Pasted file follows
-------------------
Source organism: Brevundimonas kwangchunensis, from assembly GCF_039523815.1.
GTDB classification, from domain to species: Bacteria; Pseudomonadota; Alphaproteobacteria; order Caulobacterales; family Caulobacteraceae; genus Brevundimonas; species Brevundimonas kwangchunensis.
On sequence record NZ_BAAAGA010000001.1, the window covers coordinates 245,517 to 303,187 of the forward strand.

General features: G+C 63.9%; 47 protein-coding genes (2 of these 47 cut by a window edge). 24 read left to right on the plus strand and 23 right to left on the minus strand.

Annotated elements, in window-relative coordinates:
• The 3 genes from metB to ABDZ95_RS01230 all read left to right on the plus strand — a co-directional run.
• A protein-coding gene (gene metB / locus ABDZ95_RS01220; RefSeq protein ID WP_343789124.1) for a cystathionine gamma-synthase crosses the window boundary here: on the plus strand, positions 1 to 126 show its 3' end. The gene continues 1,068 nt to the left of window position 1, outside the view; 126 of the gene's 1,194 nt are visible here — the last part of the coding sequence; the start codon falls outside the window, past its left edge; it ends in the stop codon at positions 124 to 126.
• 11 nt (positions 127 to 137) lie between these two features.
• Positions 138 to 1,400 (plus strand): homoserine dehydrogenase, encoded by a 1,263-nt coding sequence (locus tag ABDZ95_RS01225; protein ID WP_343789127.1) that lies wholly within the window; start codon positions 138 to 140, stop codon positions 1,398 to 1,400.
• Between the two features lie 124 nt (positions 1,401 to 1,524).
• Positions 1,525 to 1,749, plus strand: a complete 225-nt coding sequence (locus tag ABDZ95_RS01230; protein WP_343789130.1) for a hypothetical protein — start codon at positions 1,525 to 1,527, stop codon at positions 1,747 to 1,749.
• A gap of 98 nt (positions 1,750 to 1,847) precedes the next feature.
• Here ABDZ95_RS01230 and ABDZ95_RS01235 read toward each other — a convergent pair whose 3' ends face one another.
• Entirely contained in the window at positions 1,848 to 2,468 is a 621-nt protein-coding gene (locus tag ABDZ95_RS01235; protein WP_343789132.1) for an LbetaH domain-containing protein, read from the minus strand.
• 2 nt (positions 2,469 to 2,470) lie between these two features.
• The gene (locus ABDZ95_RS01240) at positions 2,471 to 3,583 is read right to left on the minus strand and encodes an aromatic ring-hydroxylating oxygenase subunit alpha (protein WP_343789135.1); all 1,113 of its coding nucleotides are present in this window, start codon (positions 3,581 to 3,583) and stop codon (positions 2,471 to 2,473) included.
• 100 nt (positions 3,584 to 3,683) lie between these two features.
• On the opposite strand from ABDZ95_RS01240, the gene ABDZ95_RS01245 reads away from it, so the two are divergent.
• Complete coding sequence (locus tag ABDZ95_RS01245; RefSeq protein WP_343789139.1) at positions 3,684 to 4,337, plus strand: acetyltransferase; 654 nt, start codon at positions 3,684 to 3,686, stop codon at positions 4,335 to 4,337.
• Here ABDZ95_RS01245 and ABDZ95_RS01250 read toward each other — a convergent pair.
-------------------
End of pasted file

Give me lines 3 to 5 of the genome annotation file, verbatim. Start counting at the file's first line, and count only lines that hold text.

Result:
On sequence record NZ_BAAAGA010000001.1, the window covers coordinates 245,517 to 303,187 of the forward strand.

General features: G+C 63.9%; 47 protein-coding genes (2 of these 47 cut by a window edge). 24 read left to right on the plus strand and 23 right to left on the minus strand.

Annotated elements, in window-relative coordinates: